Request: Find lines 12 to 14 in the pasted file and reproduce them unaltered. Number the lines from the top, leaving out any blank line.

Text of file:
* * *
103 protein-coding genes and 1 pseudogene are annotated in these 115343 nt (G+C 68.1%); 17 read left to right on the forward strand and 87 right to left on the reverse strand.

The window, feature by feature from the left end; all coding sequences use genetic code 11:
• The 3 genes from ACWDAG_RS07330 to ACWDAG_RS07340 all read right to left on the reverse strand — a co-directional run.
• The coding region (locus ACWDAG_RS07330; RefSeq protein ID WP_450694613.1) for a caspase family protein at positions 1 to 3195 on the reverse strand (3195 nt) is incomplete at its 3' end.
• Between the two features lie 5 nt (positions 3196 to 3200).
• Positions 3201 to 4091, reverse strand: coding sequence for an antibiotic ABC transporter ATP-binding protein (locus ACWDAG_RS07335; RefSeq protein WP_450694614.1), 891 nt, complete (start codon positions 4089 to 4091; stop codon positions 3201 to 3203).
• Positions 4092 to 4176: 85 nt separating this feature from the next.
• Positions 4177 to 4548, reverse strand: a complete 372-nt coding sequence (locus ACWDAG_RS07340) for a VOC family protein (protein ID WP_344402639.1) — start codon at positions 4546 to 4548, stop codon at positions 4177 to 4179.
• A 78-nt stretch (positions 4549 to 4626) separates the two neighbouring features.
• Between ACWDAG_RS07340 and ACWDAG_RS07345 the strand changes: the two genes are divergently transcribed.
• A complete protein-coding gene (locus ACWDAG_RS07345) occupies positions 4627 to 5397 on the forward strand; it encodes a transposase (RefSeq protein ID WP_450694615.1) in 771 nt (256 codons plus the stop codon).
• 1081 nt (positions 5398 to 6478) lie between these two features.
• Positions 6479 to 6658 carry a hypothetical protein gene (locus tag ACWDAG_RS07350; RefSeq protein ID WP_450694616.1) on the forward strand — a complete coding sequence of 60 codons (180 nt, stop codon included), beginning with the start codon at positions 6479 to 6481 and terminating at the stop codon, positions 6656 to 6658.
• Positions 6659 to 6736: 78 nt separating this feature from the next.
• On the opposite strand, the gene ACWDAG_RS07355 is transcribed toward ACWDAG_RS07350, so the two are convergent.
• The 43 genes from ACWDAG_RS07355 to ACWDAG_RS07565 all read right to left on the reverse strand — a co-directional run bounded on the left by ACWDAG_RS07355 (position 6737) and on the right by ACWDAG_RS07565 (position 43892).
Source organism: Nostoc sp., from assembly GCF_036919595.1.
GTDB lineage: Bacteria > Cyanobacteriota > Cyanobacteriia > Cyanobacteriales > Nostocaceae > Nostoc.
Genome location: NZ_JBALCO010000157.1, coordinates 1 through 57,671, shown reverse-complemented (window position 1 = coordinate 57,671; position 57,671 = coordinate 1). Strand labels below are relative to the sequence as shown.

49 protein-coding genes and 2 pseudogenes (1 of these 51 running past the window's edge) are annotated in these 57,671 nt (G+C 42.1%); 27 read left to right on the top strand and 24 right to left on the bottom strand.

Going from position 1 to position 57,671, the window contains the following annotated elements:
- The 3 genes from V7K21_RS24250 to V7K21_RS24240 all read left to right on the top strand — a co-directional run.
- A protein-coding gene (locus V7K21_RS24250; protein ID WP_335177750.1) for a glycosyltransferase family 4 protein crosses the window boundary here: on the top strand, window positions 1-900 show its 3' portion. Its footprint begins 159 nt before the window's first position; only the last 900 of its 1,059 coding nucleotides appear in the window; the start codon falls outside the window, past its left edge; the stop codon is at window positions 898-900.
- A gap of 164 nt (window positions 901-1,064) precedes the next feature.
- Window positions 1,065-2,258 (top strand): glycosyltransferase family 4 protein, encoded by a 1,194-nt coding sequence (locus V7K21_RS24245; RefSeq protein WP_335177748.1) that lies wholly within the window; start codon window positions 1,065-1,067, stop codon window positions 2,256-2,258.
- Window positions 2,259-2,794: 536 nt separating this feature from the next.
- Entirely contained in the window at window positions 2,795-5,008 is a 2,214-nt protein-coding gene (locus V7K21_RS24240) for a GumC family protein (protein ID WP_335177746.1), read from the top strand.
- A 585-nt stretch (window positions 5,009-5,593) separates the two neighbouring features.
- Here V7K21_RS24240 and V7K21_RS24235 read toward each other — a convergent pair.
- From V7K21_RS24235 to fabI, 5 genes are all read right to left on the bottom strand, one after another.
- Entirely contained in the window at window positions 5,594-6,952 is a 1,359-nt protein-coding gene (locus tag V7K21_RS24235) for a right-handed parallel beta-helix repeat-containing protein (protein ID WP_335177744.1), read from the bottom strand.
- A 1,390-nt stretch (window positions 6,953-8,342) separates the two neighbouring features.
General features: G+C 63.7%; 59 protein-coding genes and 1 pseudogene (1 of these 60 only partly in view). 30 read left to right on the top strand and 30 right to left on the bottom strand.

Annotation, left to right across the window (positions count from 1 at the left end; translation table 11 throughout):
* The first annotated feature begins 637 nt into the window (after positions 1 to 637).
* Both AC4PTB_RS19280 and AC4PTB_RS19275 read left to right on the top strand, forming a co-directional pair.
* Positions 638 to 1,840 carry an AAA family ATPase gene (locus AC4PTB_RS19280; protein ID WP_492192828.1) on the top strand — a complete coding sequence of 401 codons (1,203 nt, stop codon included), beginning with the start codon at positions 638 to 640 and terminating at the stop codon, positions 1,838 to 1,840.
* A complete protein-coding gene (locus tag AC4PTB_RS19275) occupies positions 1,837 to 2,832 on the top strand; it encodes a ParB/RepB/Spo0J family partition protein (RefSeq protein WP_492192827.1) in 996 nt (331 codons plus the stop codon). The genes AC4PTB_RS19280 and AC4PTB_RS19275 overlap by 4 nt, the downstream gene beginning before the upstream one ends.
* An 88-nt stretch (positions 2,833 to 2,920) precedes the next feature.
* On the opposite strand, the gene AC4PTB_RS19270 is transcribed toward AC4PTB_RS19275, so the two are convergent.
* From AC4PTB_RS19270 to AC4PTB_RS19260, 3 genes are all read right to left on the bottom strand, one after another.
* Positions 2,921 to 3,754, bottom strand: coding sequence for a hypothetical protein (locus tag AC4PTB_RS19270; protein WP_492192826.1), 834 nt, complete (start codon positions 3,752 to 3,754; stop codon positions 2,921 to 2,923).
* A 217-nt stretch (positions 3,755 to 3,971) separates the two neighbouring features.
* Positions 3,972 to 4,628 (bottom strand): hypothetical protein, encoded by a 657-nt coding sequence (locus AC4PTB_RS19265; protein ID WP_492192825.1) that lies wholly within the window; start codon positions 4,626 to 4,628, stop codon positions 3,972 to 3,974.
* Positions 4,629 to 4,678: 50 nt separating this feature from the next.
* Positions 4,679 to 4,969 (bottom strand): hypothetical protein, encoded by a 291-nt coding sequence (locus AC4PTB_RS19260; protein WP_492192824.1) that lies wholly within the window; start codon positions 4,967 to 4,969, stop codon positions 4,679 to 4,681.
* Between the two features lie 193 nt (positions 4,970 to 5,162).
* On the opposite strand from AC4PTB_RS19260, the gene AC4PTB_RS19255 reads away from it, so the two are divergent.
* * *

• 1081 nt (positions 5398 to 6478) lie between these two features.
• Positions 6479 to 6658 carry a hypothetical protein gene (locus tag ACWDAG_RS07350; RefSeq protein ID WP_450694616.1) on the forward strand — a complete coding sequence of 60 codons (180 nt, stop codon included), beginning with the start codon at positions 6479 to 6481 and terminating at the stop codon, positions 6656 to 6658.
• Positions 6659 to 6736: 78 nt separating this feature from the next.